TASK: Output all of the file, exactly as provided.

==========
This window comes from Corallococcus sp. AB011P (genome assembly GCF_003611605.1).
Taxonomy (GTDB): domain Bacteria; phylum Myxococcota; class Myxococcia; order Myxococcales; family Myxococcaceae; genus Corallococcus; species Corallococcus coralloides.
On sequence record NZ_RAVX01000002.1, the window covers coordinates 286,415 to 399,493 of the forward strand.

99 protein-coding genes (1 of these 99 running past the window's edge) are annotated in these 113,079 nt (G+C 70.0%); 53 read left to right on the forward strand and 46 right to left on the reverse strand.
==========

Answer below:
This window comes from Corallococcus sp. AB011P (genome assembly GCF_003611605.1).
Taxonomy (GTDB): domain Bacteria; phylum Myxococcota; class Myxococcia; order Myxococcales; family Myxococcaceae; genus Corallococcus; species Corallococcus coralloides.
On sequence record NZ_RAVX01000002.1, the window covers coordinates 286,415 to 399,493 of the forward strand.

99 protein-coding genes (1 of these 99 running past the window's edge) are annotated in these 113,079 nt (G+C 70.0%); 53 read left to right on the forward strand and 46 right to left on the reverse strand.